Assigned to Savannah, Georgia, during 1963, the Blakesmiths established a home there. John attended and graduated with honors from Savannah High School, then enrolled at the University of Georgia before enlisting in the Air Force himself.


Blakesmith, now a lieutenant colonel, served his final combat-related missions during 1966 and 1967 in Vietnam, flying Caribou cargo planes. Visiting family in Chariton during April of 1968, after returning stateside, he told the editor of The Herald-Patriot a little about his experiences there.

"In Vietnam, I flew 1,300 missions," he said, "mostly in the Central Highlands area, where there are few roads and those are unsafe. We flew supplies to the special forces camps near the Laotian border, landing on short runways, or supplying by air drop, and various missions over South Vietnam.

"Probably our most unusual cargo consisted of livestock for the Montagnard tribal forces who will not eat meat from any animal that they have not slaughtered. So we led cows and other livestock into the plane just as if it were a truck and off we went.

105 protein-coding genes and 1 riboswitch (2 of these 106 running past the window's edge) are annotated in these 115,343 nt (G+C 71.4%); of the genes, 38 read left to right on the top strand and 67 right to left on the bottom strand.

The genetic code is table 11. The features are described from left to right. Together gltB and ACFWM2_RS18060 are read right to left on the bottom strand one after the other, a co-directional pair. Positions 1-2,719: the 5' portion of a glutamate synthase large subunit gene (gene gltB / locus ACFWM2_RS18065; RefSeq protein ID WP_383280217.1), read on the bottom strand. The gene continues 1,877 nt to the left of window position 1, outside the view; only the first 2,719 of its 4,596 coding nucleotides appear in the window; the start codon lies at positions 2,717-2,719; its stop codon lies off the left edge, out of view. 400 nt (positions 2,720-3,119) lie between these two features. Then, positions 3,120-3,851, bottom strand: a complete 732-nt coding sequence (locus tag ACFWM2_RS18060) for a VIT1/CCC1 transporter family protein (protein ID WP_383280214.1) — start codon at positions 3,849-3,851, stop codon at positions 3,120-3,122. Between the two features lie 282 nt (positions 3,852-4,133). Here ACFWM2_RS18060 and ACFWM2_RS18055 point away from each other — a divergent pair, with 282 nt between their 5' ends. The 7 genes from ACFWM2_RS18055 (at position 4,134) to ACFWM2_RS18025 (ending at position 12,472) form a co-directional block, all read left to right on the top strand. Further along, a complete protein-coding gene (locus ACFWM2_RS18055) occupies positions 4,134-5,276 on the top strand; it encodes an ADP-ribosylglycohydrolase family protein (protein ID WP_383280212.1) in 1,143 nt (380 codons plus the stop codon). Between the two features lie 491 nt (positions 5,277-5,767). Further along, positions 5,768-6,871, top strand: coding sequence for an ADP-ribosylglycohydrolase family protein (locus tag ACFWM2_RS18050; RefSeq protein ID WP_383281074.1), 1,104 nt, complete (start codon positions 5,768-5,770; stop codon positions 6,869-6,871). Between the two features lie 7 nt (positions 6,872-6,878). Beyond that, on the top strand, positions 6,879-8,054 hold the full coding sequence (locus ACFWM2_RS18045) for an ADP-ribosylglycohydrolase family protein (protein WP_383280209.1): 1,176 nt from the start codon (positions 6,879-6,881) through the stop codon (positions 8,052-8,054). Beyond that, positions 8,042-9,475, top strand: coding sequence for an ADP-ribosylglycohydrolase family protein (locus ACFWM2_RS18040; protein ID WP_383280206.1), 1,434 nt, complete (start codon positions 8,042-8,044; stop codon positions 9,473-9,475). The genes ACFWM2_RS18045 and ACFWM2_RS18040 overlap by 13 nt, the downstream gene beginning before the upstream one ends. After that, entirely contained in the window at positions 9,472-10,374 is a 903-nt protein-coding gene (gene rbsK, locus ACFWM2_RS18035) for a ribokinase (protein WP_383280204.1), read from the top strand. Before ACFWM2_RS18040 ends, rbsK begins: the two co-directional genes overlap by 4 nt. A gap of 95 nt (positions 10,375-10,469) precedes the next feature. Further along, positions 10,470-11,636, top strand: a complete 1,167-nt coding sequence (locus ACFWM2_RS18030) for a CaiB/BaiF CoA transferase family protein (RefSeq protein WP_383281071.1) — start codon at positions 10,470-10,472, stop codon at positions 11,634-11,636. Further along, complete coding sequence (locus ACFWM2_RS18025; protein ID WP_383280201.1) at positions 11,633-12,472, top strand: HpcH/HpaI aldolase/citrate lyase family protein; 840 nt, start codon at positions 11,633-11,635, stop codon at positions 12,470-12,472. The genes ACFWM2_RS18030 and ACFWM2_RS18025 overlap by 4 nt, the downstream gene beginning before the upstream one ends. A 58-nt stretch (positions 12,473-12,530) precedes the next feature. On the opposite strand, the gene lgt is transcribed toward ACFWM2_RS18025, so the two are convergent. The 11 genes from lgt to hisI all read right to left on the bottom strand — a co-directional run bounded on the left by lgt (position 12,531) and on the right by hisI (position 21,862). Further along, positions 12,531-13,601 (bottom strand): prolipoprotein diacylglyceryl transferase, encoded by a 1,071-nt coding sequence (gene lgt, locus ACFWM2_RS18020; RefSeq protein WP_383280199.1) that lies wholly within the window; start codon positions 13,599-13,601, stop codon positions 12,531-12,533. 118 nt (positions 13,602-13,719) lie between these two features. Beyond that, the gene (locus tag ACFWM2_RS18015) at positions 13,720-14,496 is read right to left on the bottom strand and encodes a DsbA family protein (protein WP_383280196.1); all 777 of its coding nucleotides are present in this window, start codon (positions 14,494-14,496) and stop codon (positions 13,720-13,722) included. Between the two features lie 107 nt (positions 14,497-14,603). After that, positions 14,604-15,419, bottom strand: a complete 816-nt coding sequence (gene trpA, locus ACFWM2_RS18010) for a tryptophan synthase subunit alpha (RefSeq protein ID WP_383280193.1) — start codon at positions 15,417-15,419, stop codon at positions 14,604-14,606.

"In supplying ground forces in contact with the enemy, there was often a lot of ground fire, but my plane was only hit once, when the landing gear was knocked out. Recently, however, the introduction of a new ground-to-air rocket has been taking a heavier toll on transport planes."

Asked his opinion of the war in general, Blakesmith replied, "It's a tough war and it is my feeling that we are confronted with a situation where we are not winning, and might be losing, or a virtual stalemate."